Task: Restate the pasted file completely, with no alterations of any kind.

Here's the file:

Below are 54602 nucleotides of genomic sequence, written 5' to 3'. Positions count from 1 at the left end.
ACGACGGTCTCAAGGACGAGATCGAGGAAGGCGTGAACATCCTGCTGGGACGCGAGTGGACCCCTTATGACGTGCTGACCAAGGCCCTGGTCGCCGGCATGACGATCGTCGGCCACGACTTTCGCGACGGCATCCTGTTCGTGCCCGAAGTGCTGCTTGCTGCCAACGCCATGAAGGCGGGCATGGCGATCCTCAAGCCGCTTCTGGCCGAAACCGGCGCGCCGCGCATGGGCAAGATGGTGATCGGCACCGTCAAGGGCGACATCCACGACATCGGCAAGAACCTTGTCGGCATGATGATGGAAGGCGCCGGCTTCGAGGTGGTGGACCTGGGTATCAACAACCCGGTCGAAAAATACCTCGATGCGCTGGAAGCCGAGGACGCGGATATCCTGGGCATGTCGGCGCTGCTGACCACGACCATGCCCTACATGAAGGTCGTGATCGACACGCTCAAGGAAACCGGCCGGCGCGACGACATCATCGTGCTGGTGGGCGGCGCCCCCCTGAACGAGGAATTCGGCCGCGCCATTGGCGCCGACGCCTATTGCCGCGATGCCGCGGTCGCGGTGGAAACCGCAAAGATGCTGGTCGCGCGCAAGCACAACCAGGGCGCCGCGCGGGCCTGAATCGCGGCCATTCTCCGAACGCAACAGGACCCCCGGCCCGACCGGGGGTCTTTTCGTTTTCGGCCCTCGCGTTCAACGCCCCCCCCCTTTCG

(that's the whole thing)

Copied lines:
Below are 54602 nucleotides of genomic sequence, written 5' to 3'. Positions count from 1 at the left end.
ACGACGGTCTCAAGGACGAGATCGAGGAAGGCGTGAACATCCTGCTGGGACGCGAGTGGACCCCTTATGACGTGCTGACCAAGGCCCTGGTCGCCGGCATGACGATCGTCGGCCACGACTTTCGCGACGGCATCCTGTTCGTGCCCGAAGTGCTGCTTGCTGCCAACGCCATGAAGGCGGGCATGGCGATCCTCAAGCCGCTTCTGGCCGAAACCGGCGCGCCGCGCATGGGCAAGATGGTGATCGGCACCGTCAAGGGCGACATCCACGACATCGGCAAGAACCTTGTCGGCATGATGATGGAAGGCGCCGGCTTCGAGGTGGTGGACCTGGGTATCAACAACCCGGTCGAAAAATACCTCGATGCGCTGGAAGCCGAGGACGCGGATATCCTGGGCATGTCGGCGCTGCTGACCACGACCATGCCCTACATGAAGGTCGTGATCGACACGCTCAAGGAAACCGGCCGGCGCGACGACATCATCGTGCTGGTGGGCGGCGCCCCCCTGAACGAGGAATTCGGCCGCGCCATTGGCGCCGACGCCTATTGCCGCGATGCCGCGGTCGCGGTGGAAACCGCAAAGATGCTGGTCGCGCGCAAGCACAACCAGGGCGCCGCGCGGGCCTGAATCGCGGCCATTCTCCGAACGCAACAGGACCCCCGGCCCGACCGGGGGTCTTTTCGTTTTCGGCCCTCGCGTTCAACGCCCCCCCCCTTTCG